Radical Literary Theory

John Ellis

  • Fraud: Literary Theory and the End of English by Peter Washington
    Fontana, 188 pp, £4.99, September 1989, ISBN 0 00 686138 5

When theory of literature first began to make claims upon the attention of literary scholars and critics several decades ago, the meaning of the word ‘theory’ was clear enough from its use in other fields: it referred to a consciously analytical scrutiny of the concepts and practices of literary criticism, which is what anyone unfamiliar with criticism but familiar with the meaning of the word ‘theory’ in other contexts would have assumed. To be sure, the theorists of that era were in practice often allied with the New Criticism, and so they were generally critical of the prevailing historical and biographical orthodoxy. But the fact that theoretical analysis tended towards revision of the status quo was natural enough, and it was again consistent with what theory did anywhere. More recently, however, the term ‘literary theory’ has begun to seem not to refer broadly to the activity of analysis, but more narrowly to a distinct viewpoint, even an ideology. This is a strange development, since now we have a particular set of assumptions and assertions – in fact, an orthodoxy – as the reference of a word which used to be about the business of analysing such things.

Peter Washington’s book is a polemic against the viewpoint which is often spoken of as if it were quite simply modern theory of literature rather than the particular critical ideology that it is. While his title accepts the identification of theory with this position, his preface immediately separates them when he explains that he is not taking aim at theory of literature per se, but only at the fruit of its ‘irregular union’ with radical politics: ‘Radical Literary Theory (RLT for short)’. To be more precise, the irregular union is one of deconstruction, Marxism and feminism.

It must be said right away that Washington’s argument is uneven, and that he has allowed his intellectual opponents not a few opportunities to point to things which they will be able to use to justify their ignoring his book. At its best, the frankly polemical style presents his arguments with vigour, clarity and directness, but it can also degenerate into mockery and logical carelessness as he begins to enjoy his polemic too much. It would be a pity if this meant that his argument were not to get serious attention, for it does raise important questions in an honest and courageous way; and for the most part it has the virtue of being clear-headed and well-written.

The structure of the book is simple enough: Washington first introduces the major themes of his analysis in an introductory chapter, and then gives us four further chapters dealing separately with the different contributory factors which go into RLT: Structuralism, deconstruction, Marxism and feminism. His most fundamental disagreement with RLT is soon announced. Colleges, he says, ‘are not the place for inculcating doctrines but for examining and criticising them. They constitute our best public arena in which ideas can be tested without regard to particular interests.’ By contrast, RLT makes political rectitude central, and it has an inclination to become merely ‘crude indoctrination in pseudo-technical jargon’. For this reason it is a threat to intellectual honesty in the academy.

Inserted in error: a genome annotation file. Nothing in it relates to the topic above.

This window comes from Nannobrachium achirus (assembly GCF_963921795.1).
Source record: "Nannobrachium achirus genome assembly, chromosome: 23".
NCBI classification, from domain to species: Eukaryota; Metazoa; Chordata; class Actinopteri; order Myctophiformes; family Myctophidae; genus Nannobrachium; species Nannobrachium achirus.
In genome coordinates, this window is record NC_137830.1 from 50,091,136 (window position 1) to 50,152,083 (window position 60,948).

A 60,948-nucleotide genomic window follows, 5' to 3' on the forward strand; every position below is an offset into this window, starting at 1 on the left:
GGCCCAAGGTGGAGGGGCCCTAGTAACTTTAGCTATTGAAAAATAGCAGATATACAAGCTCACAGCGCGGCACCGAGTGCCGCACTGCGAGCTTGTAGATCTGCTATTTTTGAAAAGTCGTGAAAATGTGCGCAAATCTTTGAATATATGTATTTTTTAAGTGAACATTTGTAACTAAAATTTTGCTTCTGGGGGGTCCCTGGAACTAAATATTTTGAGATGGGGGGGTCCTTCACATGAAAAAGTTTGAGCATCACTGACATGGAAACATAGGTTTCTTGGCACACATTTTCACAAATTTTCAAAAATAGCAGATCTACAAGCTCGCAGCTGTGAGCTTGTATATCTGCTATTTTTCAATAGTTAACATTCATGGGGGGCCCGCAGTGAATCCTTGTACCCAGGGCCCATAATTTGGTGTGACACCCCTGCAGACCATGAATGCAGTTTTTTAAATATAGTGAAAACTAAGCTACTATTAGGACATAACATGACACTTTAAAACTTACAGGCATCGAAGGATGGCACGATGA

He is well aware of the standard RLT counter to his position: that there is no such thing as disinterested knowledge. But it is here that he diverges from the ineffective attack mounted by unthinking conservatives like George Watson in his recent The Certainty of Literature.[*] Rather than argue that there really are certainties, and thereby offer an easy target for anyone who knows perfectly ordinary modern theory of knowledge (as Watson does not), Washington concedes the point, but then uses it to show that it should lead to an entirely different conclusion: ‘it is precisely because knowledge is largely conditioned by interests, and ... subject to conflicting demands and powers, that the cultivation of detachment, rational enquiry and scepticism (in the general sense) are absolutely essential.’ His clinching argument is that if knowledge is irretrievably and simply conditioned by political interests and power, then politics itself becomes irrational and pointless. Surely, he is right: the pursuit of political power is only of interest when it is backed by a rationale and a programme; if that programme is simply the accumulation of power per se, then political life is reduced to the question of who managed to subdue whom, which is an uninteresting question even from a political point. (This is why the concept of power becomes meaningless in Foucault’s hands, and why RLT’s obsession with Foucault is not an encouraging sign.) Later in his argument Washington rubs salt in the wound he has inflicted on RLT here when he points out that the notion that interests are everywhere at stake is not a radical discovery, but a piece of classical liberalism. Again, he is correct: the framers of the US Constitution were obsessed with the idea. What is much more characteristic of radical thought (including RLT) is the utopian impulse which is drawn towards absolute ideas of equality and justice that are immune to suspicion about the interests they serve, and which demands their perfect implementation.

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[*] Harvester, 213 pp., £25, October 1989, 0 7450 0645 0.